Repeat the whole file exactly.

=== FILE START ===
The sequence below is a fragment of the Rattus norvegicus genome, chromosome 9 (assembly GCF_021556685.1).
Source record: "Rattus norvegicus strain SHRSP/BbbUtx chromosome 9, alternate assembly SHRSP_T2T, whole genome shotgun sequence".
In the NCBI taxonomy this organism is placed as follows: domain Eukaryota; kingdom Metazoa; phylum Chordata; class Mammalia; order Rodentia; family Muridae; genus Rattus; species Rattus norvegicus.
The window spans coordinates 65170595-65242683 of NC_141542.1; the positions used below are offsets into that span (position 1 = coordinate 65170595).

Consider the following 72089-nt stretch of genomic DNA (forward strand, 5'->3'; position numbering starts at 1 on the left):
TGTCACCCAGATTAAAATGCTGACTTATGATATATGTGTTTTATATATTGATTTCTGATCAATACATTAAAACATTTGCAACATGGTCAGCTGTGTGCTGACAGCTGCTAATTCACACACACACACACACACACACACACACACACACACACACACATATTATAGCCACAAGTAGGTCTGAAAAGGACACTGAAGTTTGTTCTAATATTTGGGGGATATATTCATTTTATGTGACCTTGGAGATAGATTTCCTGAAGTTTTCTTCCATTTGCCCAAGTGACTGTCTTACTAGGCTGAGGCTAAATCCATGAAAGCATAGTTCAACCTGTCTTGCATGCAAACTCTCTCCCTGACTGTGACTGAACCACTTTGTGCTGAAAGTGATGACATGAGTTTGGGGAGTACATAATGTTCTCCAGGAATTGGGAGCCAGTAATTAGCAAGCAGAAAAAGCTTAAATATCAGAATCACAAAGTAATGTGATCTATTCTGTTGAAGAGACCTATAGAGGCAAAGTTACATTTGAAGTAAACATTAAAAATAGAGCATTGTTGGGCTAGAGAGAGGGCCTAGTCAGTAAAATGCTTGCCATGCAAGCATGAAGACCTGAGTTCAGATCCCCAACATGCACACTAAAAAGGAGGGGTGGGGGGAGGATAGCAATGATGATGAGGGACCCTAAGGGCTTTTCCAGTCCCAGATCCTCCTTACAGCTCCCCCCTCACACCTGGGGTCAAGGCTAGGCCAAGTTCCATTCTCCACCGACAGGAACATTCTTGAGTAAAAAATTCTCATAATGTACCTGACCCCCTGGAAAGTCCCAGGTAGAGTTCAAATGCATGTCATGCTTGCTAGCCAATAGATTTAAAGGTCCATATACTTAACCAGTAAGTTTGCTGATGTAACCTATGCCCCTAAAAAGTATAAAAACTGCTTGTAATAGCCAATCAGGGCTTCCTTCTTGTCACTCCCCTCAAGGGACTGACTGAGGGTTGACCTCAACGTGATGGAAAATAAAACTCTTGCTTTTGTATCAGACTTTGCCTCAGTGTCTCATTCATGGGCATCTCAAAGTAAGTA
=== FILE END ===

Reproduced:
The sequence below is a fragment of the Rattus norvegicus genome, chromosome 9 (assembly GCF_021556685.1).
Source record: "Rattus norvegicus strain SHRSP/BbbUtx chromosome 9, alternate assembly SHRSP_T2T, whole genome shotgun sequence".
In the NCBI taxonomy this organism is placed as follows: domain Eukaryota; kingdom Metazoa; phylum Chordata; class Mammalia; order Rodentia; family Muridae; genus Rattus; species Rattus norvegicus.
The window spans coordinates 65170595-65242683 of NC_141542.1; the positions used below are offsets into that span (position 1 = coordinate 65170595).

Consider the following 72089-nt stretch of genomic DNA (forward strand, 5'->3'; position numbering starts at 1 on the left):
TGTCACCCAGATTAAAATGCTGACTTATGATATATGTGTTTTATATATTGATTTCTGATCAATACATTAAAACATTTGCAACATGGTCAGCTGTGTGCTGACAGCTGCTAATTCACACACACACACACACACACACACACACACACACACACACACATATTATAGCCACAAGTAGGTCTGAAAAGGACACTGAAGTTTGTTCTAATATTTGGGGGATATATTCATTTTATGTGACCTTGGAGATAGATTTCCTGAAGTTTTCTTCCATTTGCCCAAGTGACTGTCTTACTAGGCTGAGGCTAAATCCATGAAAGCATAGTTCAACCTGTCTTGCATGCAAACTCTCTCCCTGACTGTGACTGAACCACTTTGTGCTGAAAGTGATGACATGAGTTTGGGGAGTACATAATGTTCTCCAGGAATTGGGAGCCAGTAATTAGCAAGCAGAAAAAGCTTAAATATCAGAATCACAAAGTAATGTGATCTATTCTGTTGAAGAGACCTATAGAGGCAAAGTTACATTTGAAGTAAACATTAAAAATAGAGCATTGTTGGGCTAGAGAGAGGGCCTAGTCAGTAAAATGCTTGCCATGCAAGCATGAAGACCTGAGTTCAGATCCCCAACATGCACACTAAAAAGGAGGGGTGGGGGGAGGATAGCAATGATGATGAGGGACCCTAAGGGCTTTTCCAGTCCCAGATCCTCCTTACAGCTCCCCCCTCACACCTGGGGTCAAGGCTAGGCCAAGTTCCATTCTCCACCGACAGGAACATTCTTGAGTAAAAAATTCTCATAATGTACCTGACCCCCTGGAAAGTCCCAGGTAGAGTTCAAATGCATGTCATGCTTGCTAGCCAATAGATTTAAAGGTCCATATACTTAACCAGTAAGTTTGCTGATGTAACCTATGCCCCTAAAAAGTATAAAAACTGCTTGTAATAGCCAATCAGGGCTTCCTTCTTGTCACTCCCCTCAAGGGACTGACTGAGGGTTGACCTCAACGTGATGGAAAATAAAACTCTTGCTTTTGTATCAGACTTTGCCTCAGTGTCTCATTCATGGGCATCTCAAAGTAAGTA